Road Test: Renault Kangoo ZE ML 20
Yet new models are on the way, with Nissan promising its e-NV200 and both Peugeot and Citroën showing electric vans at last year’s CV Show, though we’ve yet to see any of these on the road yet. For the time being, Renault remains the undisputed champion of the electric van, with Kangoo Z.E. now in its second generation, thanks to the Phase II facelift applied to all Kangoo models last year, and UK sales well into three figures.
The Z.E. has the same bluff front end as its diesel stablemates, with the over-sized Renault diamond taking pride of place between the massive headlights. While Renault says there have been no specific running gear changes with the facelift, the company admits that it has been refining and honing the driveline since its launch some years ago.
Certainly it seems that regenerative braking force has been toned down from the last time we drove a Kangoo Z.E., gently slowing the LCV rather than throwing you into your seatbelt as soon as you lift off the throttle pedal. The van activates the brake lights when regenerative braking is working too, to warn vehicles behind that you are slowing.
Driving Kangoo Z.E. is as simple as ever. Simply turn the key until you get a green GO message on the dash, slide the auto transmission lever into D and push the right hand pedal for forward travel.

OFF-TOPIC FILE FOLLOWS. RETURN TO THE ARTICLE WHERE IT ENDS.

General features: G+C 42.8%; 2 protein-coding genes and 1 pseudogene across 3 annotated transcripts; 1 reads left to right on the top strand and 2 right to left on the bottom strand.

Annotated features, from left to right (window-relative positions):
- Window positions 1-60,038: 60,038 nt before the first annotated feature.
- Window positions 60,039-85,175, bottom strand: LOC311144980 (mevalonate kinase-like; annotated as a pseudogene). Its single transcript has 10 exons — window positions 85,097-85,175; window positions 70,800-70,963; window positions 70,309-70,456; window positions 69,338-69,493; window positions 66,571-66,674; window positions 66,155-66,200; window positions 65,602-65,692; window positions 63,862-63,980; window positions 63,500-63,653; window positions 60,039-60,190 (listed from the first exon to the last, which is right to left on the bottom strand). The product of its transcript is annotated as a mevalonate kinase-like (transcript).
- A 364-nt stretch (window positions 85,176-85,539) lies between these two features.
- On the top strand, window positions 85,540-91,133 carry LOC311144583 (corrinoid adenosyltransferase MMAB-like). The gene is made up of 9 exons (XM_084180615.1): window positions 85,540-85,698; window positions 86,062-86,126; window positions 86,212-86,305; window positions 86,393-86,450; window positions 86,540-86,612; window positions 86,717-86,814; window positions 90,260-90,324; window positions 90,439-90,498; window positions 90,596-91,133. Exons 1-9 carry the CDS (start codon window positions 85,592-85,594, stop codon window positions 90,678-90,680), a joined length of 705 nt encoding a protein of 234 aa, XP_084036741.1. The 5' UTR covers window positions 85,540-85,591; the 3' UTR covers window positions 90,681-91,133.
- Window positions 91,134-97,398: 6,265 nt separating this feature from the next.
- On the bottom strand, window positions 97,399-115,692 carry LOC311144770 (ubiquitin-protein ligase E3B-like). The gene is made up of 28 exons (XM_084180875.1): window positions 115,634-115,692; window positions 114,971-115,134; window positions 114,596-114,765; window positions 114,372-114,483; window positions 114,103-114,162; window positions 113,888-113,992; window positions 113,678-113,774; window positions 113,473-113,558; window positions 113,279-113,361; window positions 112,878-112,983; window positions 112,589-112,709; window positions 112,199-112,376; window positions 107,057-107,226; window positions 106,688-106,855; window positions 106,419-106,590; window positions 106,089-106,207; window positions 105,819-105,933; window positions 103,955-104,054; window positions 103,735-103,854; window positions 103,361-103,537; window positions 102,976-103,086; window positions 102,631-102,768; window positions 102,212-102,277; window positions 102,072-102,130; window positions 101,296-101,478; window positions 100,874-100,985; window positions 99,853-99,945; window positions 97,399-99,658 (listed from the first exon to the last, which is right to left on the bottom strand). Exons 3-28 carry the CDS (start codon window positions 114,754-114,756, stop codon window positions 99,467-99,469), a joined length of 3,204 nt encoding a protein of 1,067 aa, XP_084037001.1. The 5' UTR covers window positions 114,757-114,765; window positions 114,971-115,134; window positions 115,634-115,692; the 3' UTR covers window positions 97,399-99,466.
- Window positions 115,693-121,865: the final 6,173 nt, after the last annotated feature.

Though using an auto lever, the electric motor won’t hold the van on a hill or creep forwards like an auto box diesel. It really is simple to drive though, accelerating briskly, thanks to the full 226Nm of torque being available from standstill.
Unfortunately our test van was sporting a folding mesh bulkhead and fold-flat passenger seat, so there was quite a bit of noise from the rear wheels. There is little more than an electrical whine from the front. A full metal bulkhead has the secondary benefit of allowing the van to warm up much faster on a cold morning too, as you aren’t heating the rear compartment as well as the cab.
The van offers the full 3.4m3 of load volume and the same 650kg payload as its diesel counterpart. What’s more, the government does now include the vans in the Plug-in Van Grant scheme, so it is possible to claim back 20% of the purchase cost of the Kangoo Z.E., making it a more palatable £12,995 plus the VAT.
You do have to rent the battery pack, but in some ways that provides peace of mind – Renault will repair or replace the batteries if they fall below 75% capacity for the life of the vehicle. Renting also provides a known running cost for the life of the vehicle.
Other than that ownership costs should be relatively low, with cheap electrical overnight charging and very little maintenance required at service time. There’s a fairly comprehensive warranty attached too, plus that guarantee of battery life. The only real fly in the ointment is that there is virtually no used van market for electric vehicles, making it hard to put a residual value on the Kangoo Z.E.
For a low mileage urban operation, with regular depot over-night parking, the Kangoo Z.E. makes a lot of sense. Simple to drive and economical to power, it has a lot going for it.
Type: Petrol-electric plug-in hybrid
Price: £12,995 (after plug-in van grant)
Electric range: 106 miles
CO2 emissions (tailpipe): 0g/km
Charging port: J1772